The saree clad, wide eyed, lovely lady, stands in front of a New York coffee shop counter, clutching her handbag, excited like a little girl, looking around in awe, waiting to order a cup of coffee. A hefty, impatient woman, barks, ”Americano, Cappuccino, Latte..?” The alien words sound more threatening than a machine gun. The excitement wanes, the lovely lady is stunned into stuttering ”Nes..cafe..”.The bully glowers and rattles off a menu choice that sounds worse than Greek to the Indian woman who hopelessly struggles to understand both the language and the menu. A simple coffee order turns into an ordeal, ends up in a tray dropped in panic and a heartrending breakdown on a bench.
She is Shashi. A simple Maharashtrian housewife and mother who loves making laddoos as a small enterprise and hobby. Her more than happy family loves eating her lovingly cooked meals. But when she mispronounces Jazz ..”jhaaas dance..”..,they make fun of her. When she can’t converse in English at her daughter’s PTA meeting, her daughter gets upset( somewhat farfetched). Unintentionally hurtful, they are unaware of her predicament in an environment predominated by an unspoken snobbery of the English language. Soon, nerves and dignity get all mixed up when Shashi finds herself in the U.S.,unable to communicate her need for a simple cup of coffee.
The simply written coffee shop scene is the only dramatic scene depicting the humiliation of not knowing English. Written and directed by Gauri Shinde, the film is a simple and sweet story which starts off slow but charms with terrific dialogues and eventually becomes a magical movie experience graced by the mere mesmerising presence of a talent powerhouse that is Sridevi.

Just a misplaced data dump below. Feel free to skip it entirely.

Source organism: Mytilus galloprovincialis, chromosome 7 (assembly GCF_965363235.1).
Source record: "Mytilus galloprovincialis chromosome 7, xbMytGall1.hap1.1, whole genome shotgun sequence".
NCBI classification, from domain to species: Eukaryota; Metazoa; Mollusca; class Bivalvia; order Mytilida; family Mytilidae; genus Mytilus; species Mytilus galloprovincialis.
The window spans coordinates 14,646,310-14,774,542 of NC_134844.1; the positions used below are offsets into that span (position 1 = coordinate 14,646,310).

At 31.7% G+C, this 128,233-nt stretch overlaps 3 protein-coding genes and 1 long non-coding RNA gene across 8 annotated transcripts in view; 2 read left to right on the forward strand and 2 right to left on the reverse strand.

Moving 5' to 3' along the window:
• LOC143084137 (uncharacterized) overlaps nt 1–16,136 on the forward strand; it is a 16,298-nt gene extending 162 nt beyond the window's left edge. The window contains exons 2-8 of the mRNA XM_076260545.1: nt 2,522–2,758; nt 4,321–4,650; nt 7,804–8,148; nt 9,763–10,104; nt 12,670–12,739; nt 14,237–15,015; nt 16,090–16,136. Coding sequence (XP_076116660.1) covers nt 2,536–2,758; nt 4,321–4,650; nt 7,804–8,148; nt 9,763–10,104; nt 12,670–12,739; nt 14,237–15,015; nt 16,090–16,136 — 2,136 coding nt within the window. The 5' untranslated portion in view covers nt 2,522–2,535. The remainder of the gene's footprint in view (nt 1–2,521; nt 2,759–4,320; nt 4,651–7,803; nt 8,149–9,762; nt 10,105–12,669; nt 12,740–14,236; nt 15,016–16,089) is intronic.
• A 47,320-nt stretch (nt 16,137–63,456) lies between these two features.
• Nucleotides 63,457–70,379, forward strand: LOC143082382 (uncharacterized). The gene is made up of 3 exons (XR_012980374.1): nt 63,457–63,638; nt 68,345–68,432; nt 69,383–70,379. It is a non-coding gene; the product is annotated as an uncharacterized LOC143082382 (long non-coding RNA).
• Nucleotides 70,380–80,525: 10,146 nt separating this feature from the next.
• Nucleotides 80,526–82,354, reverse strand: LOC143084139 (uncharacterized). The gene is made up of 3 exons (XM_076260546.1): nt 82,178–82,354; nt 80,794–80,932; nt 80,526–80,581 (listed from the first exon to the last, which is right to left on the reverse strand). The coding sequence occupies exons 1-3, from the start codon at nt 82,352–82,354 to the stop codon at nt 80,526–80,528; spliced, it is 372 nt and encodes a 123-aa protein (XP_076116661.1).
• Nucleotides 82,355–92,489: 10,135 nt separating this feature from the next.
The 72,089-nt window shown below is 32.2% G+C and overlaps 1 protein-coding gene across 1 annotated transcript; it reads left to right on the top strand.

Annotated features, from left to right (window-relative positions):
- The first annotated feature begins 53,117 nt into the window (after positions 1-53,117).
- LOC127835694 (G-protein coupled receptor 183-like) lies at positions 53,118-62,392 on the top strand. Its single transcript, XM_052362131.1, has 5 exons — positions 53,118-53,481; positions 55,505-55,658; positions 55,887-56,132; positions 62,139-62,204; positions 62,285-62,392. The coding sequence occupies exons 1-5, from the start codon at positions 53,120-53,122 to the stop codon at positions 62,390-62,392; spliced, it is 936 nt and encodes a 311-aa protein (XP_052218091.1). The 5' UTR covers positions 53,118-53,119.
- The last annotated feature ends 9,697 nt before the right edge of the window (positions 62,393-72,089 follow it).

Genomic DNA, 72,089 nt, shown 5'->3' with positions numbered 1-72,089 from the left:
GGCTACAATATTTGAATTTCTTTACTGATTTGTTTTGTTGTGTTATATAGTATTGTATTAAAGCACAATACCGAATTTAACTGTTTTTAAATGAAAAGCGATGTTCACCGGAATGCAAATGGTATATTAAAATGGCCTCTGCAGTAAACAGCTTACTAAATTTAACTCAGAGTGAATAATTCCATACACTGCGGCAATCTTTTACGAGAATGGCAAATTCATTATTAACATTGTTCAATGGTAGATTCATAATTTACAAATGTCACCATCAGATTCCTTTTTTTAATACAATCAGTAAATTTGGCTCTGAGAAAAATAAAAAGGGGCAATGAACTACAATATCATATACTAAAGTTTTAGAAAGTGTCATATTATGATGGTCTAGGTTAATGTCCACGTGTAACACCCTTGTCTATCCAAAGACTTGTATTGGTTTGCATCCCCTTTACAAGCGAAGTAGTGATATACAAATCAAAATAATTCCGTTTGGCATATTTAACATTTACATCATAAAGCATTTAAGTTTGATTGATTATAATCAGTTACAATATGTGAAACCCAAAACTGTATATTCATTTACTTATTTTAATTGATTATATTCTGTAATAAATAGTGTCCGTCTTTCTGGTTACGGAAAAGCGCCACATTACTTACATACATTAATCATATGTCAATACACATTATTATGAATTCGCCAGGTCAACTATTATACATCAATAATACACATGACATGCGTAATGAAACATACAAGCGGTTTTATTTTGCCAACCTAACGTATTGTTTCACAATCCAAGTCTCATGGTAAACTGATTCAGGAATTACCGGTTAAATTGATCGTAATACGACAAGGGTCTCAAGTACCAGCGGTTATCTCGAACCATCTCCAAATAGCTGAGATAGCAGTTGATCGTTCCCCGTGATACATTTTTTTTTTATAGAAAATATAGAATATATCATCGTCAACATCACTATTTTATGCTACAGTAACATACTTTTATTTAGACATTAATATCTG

In one shy, hesitant look, she transforms into Shashi. The thunder thigh tag, the 70’s Himmatwala image or the funny, charming girl form Mr India dancing in the rain in a blue saree, vanishes into oblivion. Even when there is a Bollywood cinematic moment in a plane when the legendary Amitabh Bachchan makes a special appearance of a kind, old gentleman, you don’t see a second’s glimpse of their magnetic ‘Khuda Gawah pairing. Instead, you just see a scared but excited Indian woman stepping out of wifely duties, into an unknown world for the first time.
The debut direction surprises with the subtle expertise in its simple treatment of both the story,character and the film. Every frame does marvellous justice to Sridevi’s comeback after 15 years. The camera lingers just long enough on her well maintained waistline, slender fingers, often moves to long distance shots as the film progresses and Shashi joins English speaking classes, showing her walk transform into a confident one with a single, simple gesture of a saree pallu deftly pulled over a shoulder, stronger than any ‘collar up’ move. Every close up is a treat, watching the expressive large eyes and small mouth dance to every passing emotion with total conviction. The ever so brief jig a la Michael Jackson is like an icing on the laddoo that melts too quickly.
French actor,Mehdi Nebbou,despite few scenes, is the only one who holds attention as much as Sridevi, skilfully displaying the sensitivity of his character. The rest of the supporting cast ,including Adil Hussain who plays her husband, does an adequate job.
The music (Amit Trivedi) and lyrics (Swanand Kirkire) add wonderfully to the light, breezy, feel good tone of the film.
English Vinglish is a master class,both in simple storytelling and Sridevi school of acting ; overwhelming in a disarmingly underwhelming way. Watch. Please Vease.